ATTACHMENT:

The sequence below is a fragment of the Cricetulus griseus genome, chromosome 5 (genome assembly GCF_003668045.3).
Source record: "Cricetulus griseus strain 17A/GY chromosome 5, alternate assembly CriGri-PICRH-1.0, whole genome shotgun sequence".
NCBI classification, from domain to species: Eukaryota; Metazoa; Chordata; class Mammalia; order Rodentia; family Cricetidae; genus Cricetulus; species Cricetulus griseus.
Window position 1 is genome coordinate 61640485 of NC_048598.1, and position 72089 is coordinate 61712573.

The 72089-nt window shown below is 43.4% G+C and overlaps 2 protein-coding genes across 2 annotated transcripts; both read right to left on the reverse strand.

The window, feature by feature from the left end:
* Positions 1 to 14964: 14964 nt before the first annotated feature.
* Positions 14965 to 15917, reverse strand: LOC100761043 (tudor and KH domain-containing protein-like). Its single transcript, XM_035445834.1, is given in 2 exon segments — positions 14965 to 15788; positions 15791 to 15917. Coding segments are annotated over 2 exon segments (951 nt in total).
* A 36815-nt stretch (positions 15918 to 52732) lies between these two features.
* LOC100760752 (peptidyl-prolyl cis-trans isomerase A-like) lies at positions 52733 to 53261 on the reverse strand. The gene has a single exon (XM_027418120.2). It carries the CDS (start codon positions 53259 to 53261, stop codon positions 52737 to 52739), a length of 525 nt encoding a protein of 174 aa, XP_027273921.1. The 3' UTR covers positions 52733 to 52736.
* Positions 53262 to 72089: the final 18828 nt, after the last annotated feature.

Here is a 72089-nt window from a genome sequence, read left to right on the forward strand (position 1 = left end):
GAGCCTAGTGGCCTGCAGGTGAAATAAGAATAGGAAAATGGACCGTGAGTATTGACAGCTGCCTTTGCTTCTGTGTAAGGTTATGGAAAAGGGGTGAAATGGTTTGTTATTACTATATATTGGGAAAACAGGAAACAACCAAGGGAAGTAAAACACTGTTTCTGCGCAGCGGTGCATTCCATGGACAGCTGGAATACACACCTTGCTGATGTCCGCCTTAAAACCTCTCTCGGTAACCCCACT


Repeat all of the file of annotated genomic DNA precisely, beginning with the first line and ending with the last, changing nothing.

The sequence below is a fragment of the Cricetulus griseus genome, chromosome 5 (genome assembly GCF_003668045.3).
Source record: "Cricetulus griseus strain 17A/GY chromosome 5, alternate assembly CriGri-PICRH-1.0, whole genome shotgun sequence".
NCBI classification, from domain to species: Eukaryota; Metazoa; Chordata; class Mammalia; order Rodentia; family Cricetidae; genus Cricetulus; species Cricetulus griseus.
Window position 1 is genome coordinate 61640485 of NC_048598.1, and position 72089 is coordinate 61712573.

The 72089-nt window shown below is 43.4% G+C and overlaps 2 protein-coding genes across 2 annotated transcripts; both read right to left on the reverse strand.

The window, feature by feature from the left end:
* Positions 1 to 14964: 14964 nt before the first annotated feature.
* Positions 14965 to 15917, reverse strand: LOC100761043 (tudor and KH domain-containing protein-like). Its single transcript, XM_035445834.1, is given in 2 exon segments — positions 14965 to 15788; positions 15791 to 15917. Coding segments are annotated over 2 exon segments (951 nt in total).
* A 36815-nt stretch (positions 15918 to 52732) lies between these two features.
* LOC100760752 (peptidyl-prolyl cis-trans isomerase A-like) lies at positions 52733 to 53261 on the reverse strand. The gene has a single exon (XM_027418120.2). It carries the CDS (start codon positions 53259 to 53261, stop codon positions 52737 to 52739), a length of 525 nt encoding a protein of 174 aa, XP_027273921.1. The 3' UTR covers positions 52733 to 52736.
* Positions 53262 to 72089: the final 18828 nt, after the last annotated feature.

Here is a 72089-nt window from a genome sequence, read left to right on the forward strand (position 1 = left end):
GAGCCTAGTGGCCTGCAGGTGAAATAAGAATAGGAAAATGGACCGTGAGTATTGACAGCTGCCTTTGCTTCTGTGTAAGGTTATGGAAAAGGGGTGAAATGGTTTGTTATTACTATATATTGGGAAAACAGGAAACAACCAAGGGAAGTAAAACACTGTTTCTGCGCAGCGGTGCATTCCATGGACAGCTGGAATACACACCTTGCTGATGTCCGCCTTAAAACCTCTCTCGGTAACCCCACT